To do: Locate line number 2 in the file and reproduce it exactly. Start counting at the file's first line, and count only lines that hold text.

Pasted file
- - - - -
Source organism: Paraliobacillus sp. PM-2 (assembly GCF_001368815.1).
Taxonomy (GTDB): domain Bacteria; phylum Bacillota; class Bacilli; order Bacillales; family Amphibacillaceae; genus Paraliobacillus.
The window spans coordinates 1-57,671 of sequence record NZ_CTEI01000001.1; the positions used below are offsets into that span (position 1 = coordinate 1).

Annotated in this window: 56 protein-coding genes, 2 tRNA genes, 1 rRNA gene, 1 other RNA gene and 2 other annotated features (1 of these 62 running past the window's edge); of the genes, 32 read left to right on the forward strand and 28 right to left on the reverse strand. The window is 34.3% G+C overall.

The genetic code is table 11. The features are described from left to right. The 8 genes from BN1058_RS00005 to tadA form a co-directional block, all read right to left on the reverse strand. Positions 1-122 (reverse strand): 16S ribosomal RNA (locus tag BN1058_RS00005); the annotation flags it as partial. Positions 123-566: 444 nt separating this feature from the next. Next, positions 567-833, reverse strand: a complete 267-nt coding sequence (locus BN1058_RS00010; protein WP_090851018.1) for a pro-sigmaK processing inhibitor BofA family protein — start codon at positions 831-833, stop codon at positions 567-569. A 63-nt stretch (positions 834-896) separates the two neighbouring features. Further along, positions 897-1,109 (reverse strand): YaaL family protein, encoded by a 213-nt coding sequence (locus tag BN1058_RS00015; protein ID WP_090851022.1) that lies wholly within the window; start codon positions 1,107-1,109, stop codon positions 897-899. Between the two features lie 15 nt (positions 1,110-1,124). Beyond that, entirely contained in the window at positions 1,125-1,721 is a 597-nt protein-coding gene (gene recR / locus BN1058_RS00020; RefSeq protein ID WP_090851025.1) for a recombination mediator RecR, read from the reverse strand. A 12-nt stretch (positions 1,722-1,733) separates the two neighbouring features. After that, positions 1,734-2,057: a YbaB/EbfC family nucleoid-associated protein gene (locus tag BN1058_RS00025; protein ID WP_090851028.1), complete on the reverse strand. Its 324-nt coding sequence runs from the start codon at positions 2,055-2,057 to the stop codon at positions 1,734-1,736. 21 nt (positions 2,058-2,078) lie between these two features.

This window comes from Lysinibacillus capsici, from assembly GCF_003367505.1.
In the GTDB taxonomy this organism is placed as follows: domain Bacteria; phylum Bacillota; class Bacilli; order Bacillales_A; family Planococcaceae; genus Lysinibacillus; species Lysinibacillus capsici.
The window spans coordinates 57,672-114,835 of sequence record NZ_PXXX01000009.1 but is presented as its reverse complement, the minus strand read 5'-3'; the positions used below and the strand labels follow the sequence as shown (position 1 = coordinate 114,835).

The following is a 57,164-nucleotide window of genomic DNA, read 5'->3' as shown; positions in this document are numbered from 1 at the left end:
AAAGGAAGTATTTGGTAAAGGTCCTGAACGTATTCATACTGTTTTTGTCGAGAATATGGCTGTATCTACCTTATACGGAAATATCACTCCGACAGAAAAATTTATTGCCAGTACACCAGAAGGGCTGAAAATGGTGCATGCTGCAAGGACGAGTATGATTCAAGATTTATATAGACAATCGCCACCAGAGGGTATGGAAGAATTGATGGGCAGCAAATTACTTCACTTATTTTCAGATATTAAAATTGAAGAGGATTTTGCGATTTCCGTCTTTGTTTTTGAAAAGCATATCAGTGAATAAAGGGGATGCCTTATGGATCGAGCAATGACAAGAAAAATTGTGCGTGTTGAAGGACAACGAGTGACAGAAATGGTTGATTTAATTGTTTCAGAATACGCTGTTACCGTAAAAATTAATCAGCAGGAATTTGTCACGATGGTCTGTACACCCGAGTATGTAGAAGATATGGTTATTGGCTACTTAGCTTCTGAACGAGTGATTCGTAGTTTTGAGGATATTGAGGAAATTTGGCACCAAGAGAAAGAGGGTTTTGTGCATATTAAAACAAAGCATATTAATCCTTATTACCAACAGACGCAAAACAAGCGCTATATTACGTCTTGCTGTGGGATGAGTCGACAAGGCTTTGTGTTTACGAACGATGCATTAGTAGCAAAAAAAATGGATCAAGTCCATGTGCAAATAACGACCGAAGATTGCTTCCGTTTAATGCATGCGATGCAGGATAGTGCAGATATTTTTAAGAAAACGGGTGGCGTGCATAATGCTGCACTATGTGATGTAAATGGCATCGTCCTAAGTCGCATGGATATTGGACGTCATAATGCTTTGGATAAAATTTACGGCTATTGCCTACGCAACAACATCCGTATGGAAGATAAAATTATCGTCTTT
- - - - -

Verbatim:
Taxonomy (GTDB): domain Bacteria; phylum Bacillota; class Bacilli; order Bacillales; family Amphibacillaceae; genus Paraliobacillus.